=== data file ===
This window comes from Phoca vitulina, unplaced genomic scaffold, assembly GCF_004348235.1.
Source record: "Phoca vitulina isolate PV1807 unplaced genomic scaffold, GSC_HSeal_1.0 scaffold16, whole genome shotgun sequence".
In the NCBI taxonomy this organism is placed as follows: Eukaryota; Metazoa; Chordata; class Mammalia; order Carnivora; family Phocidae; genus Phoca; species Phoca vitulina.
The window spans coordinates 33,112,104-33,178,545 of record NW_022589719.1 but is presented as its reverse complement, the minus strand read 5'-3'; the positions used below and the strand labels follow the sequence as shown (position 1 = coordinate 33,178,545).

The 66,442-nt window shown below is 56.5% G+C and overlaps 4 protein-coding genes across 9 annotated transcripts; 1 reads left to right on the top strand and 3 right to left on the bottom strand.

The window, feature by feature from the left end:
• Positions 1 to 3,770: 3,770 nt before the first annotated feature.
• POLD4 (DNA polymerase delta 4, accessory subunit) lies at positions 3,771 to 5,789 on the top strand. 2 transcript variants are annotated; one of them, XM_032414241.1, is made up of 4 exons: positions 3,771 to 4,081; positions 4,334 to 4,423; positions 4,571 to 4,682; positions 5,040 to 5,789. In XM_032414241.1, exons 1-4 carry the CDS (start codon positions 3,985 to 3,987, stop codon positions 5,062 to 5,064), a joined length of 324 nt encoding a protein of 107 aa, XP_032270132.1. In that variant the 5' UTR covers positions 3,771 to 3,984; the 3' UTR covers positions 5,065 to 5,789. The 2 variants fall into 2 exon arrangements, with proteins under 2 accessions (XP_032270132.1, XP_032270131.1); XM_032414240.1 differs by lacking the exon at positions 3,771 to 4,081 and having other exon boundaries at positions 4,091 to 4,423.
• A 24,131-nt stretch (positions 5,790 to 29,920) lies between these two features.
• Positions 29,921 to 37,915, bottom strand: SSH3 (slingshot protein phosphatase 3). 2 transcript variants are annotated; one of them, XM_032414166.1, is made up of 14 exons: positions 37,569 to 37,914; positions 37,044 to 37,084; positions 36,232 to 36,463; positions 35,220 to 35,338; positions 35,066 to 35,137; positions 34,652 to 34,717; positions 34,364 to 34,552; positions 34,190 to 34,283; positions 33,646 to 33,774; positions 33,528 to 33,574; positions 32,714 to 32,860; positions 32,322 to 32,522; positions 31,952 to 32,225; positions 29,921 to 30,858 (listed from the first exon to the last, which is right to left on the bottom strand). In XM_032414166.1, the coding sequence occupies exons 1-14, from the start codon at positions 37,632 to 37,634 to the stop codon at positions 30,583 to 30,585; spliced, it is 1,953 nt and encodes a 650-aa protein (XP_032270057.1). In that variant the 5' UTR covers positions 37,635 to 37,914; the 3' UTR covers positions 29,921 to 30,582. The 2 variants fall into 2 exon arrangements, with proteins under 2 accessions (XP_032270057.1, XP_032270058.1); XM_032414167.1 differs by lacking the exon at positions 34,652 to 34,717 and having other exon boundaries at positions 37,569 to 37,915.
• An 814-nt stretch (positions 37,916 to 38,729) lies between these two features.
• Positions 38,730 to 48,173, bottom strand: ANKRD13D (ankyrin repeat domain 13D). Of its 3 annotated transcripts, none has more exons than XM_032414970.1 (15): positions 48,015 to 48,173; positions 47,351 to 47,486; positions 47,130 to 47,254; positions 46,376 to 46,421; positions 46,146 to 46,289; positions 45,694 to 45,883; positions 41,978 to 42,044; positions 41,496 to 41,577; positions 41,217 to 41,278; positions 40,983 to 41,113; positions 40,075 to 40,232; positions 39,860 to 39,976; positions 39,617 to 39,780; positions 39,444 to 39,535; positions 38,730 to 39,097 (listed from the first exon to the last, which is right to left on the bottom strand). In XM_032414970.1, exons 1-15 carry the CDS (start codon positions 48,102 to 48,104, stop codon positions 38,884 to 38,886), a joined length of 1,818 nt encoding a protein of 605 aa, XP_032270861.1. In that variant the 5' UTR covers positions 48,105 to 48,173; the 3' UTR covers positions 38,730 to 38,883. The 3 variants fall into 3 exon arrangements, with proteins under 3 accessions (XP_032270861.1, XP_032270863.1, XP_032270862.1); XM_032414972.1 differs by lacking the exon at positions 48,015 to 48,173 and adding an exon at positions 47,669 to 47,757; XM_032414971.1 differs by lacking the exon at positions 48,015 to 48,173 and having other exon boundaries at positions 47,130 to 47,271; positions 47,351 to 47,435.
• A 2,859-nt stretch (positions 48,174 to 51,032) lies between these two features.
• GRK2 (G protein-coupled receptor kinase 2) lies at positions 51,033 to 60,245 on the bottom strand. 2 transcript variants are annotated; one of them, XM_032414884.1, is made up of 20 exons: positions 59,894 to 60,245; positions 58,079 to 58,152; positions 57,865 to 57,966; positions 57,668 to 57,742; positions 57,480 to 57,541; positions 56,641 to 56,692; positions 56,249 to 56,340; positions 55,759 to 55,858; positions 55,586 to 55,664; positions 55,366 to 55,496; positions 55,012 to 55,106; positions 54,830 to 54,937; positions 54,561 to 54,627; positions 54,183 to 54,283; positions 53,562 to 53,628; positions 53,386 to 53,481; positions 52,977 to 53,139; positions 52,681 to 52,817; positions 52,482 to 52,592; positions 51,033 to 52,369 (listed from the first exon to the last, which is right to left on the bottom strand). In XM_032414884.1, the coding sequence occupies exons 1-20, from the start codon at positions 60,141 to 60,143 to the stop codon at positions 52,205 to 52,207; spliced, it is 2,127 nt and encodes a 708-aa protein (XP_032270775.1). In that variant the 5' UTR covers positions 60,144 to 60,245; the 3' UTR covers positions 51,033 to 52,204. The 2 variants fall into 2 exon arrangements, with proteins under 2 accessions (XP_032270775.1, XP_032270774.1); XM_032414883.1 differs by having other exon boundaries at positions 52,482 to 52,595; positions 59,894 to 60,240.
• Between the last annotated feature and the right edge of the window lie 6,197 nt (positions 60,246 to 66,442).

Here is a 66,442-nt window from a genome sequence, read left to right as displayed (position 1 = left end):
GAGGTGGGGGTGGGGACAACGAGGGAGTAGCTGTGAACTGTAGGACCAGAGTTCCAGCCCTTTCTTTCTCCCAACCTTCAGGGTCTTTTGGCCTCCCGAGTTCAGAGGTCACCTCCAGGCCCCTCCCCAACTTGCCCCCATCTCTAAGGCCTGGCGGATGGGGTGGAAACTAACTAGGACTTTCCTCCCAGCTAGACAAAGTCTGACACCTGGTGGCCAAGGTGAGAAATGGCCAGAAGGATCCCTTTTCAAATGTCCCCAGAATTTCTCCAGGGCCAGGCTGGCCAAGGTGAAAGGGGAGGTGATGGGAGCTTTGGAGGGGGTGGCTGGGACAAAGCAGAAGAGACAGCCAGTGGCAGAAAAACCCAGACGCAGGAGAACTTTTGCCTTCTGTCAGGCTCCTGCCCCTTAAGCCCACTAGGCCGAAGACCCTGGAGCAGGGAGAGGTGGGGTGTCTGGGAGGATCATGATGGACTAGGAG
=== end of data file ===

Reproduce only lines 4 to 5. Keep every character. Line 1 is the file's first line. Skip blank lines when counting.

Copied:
The window spans coordinates 33,112,104-33,178,545 of record NW_022589719.1 but is presented as its reverse complement, the minus strand read 5'-3'; the positions used below and the strand labels follow the sequence as shown (position 1 = coordinate 33,178,545).

The 66,442-nt window shown below is 56.5% G+C and overlaps 4 protein-coding genes across 9 annotated transcripts; 1 reads left to right on the top strand and 3 right to left on the bottom strand.